“That’s why the players themselves had a team meeting. We talked about how we knew that everybody was going through a rough phase. Then we had a session with our coaches as well. In that session, our coaches showed us clips of things we had done right during the tournament. They were trying to reassure us that we had gotten some things spot-on which is why we had made it to the quarter-finals of the World Cup after 40 years and jumped to our best spot ever in the FIH rankings. They also pointed out that we had the best defensive record in the tournament, conceding just three goals,” reveals Rani.
Lombard adds: “Normally, when you lose you want to discuss what you did wrong. But in this case, we didn’t want to discuss the negatives. Instead, we showed them what they did right. We wanted to tell them that mistakes happen. Tomorrow is another day. The second day onwards, we started our preparations for the Asian Games.”
The team was also called for a really short camp in Bengaluru — the hockey teams’ base — before their trip to Jakarta. The focus at the camp has been making the players recover physically from the rigours of the World Cup in time for the Asian Games, despite the short window.
“We need to be fresh for the Asian Games. That's why we're emphasising so much on recovery,” says Sjoerd Marijne, the national coach of the women's team. “The intensity of the training sessions is pretty low now, because we don't have all the players here. At this moment, our players are focussing a lot on recovery since they have had to travel a lot over the last few days. But the moment we reach Jakarta, the feeling to compete will be there. We will be ready for the Asian Games.”
“This short camp has hopefully helped them reinstall the confidence in them and help them recover,” says Lombard.
The team trains for shootouts three times a week ever since Marijne became the coach. On Friday, the team held a shootout session, where coaches asked players what they were thinking about when they had the ball during their shootout try.
The team psychologist also addressed the issue during a session.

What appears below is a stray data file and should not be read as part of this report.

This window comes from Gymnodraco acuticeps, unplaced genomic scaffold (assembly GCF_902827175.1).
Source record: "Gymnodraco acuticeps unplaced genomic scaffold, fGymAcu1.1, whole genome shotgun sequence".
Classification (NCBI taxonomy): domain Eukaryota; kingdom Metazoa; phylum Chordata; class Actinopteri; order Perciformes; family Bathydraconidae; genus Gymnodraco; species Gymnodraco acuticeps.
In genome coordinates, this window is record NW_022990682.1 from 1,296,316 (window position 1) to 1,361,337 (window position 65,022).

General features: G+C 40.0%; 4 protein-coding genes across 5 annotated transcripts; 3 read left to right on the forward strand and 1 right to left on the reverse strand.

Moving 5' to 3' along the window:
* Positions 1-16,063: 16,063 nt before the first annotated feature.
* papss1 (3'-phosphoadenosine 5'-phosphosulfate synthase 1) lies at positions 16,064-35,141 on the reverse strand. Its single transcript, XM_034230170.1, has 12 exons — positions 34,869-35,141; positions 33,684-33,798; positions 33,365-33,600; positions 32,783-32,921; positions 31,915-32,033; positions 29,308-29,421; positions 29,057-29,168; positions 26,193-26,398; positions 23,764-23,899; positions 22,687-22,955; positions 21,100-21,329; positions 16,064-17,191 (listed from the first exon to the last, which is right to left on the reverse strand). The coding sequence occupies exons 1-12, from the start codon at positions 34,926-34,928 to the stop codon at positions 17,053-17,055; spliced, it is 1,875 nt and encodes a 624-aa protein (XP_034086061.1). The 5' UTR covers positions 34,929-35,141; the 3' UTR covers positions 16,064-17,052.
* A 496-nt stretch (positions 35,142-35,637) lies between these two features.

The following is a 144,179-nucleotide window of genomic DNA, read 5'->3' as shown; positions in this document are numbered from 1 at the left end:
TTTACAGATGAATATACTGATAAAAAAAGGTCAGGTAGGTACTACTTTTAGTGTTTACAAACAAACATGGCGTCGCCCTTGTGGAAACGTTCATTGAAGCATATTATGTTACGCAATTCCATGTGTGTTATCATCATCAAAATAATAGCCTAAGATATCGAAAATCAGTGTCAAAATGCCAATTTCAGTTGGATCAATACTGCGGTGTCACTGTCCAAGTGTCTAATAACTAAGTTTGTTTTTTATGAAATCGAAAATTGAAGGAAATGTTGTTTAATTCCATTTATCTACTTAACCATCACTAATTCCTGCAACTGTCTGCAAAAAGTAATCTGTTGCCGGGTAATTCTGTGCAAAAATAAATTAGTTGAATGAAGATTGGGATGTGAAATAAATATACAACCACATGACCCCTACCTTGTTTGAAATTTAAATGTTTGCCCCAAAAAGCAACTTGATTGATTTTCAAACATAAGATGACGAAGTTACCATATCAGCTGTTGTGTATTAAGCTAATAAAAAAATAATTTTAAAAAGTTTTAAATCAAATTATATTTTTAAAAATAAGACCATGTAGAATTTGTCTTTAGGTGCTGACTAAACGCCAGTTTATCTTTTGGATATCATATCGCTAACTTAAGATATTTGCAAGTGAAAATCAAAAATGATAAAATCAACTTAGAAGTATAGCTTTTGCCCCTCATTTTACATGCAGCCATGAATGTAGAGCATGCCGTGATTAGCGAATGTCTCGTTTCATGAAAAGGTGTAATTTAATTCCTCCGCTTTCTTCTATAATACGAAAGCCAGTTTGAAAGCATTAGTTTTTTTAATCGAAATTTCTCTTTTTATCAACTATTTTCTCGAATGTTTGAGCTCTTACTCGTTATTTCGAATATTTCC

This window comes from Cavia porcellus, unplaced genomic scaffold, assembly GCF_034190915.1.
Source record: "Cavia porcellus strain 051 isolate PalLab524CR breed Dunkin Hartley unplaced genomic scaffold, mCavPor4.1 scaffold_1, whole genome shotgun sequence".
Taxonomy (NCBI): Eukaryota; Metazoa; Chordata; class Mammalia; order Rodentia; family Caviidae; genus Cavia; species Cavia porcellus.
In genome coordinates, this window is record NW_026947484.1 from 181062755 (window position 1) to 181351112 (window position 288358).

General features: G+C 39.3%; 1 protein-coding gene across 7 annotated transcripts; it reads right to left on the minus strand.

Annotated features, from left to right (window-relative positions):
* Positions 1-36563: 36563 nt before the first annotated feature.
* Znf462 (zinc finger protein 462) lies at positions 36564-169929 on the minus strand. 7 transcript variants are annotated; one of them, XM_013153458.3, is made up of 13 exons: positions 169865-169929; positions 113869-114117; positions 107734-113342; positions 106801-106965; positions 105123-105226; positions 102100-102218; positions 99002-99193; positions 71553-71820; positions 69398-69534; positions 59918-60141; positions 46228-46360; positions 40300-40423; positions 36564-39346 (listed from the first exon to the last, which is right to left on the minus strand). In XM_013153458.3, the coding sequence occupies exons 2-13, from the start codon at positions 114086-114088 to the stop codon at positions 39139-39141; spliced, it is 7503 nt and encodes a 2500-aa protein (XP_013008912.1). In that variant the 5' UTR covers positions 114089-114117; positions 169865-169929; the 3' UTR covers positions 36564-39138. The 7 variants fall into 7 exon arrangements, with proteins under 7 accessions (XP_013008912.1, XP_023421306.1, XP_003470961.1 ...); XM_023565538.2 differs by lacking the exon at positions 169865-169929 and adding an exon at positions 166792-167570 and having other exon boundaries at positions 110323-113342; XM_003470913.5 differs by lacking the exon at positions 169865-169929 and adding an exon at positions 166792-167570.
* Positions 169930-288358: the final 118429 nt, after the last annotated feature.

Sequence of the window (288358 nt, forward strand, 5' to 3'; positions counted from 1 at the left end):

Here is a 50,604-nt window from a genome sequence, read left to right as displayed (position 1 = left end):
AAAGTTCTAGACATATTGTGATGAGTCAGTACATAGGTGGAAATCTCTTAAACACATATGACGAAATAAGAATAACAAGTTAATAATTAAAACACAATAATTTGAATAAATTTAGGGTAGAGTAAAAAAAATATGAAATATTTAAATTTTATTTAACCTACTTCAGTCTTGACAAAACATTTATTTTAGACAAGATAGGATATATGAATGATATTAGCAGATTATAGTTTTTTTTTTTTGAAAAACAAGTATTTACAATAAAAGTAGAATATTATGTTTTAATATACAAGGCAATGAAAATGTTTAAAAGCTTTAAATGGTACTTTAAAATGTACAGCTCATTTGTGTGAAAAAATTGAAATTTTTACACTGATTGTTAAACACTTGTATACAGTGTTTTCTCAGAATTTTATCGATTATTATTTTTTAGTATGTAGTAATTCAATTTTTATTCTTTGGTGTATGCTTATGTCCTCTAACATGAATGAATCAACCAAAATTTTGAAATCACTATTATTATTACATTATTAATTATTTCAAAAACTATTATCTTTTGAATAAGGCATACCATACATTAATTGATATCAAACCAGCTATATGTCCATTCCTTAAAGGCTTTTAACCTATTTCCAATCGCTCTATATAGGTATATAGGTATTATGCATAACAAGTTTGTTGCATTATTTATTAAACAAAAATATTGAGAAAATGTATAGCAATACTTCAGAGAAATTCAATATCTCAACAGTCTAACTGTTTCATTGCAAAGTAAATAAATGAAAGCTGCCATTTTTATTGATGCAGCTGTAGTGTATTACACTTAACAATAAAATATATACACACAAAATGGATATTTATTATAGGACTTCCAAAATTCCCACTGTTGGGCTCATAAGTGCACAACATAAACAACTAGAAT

“We looked at the whole process with the shootout, what was going on in the players’ heads. Did they feel pressure? We talked about those kind of things, cause then we know the next time it will not happen. We did the same in the group psychological session. This will ensure that if we are in the same situation at the Asian Games, the same mistakes will not happen again. It's not just because of the World Cup, we do two or three psychology sessions a week,” says Marijne before adding: “The girls won the Asia Cup through a shootout, so it's not as if our shootout skills are not good. You have to learn from what happened and ask yourself why we lost and where can we improve. You can only change the future. That's what we train for now.”
“Having come to the national camp now, I feel like I can help the team win gold at Jakarta, which has never been done before at Asian Games by an Indian women’s team. I feel that this is a great way to forget the World Cup disappointment. If I keep thinking about the World Cup, and it affects our performance at the Asian Games, then that resentment will stay in my head throughout my life,” says Rani, who adds, “When the year started, we decided that our biggest target this year is going to be qualifying for the Olympics. We performed really well at the Commonwealth Games and at the World Cup too. But the medal did not come. But now we have moved on.”
Marijne adds: “We need to learn from our mistakes. Those things will not happen. Otherwise, the loss will have been for nothing.”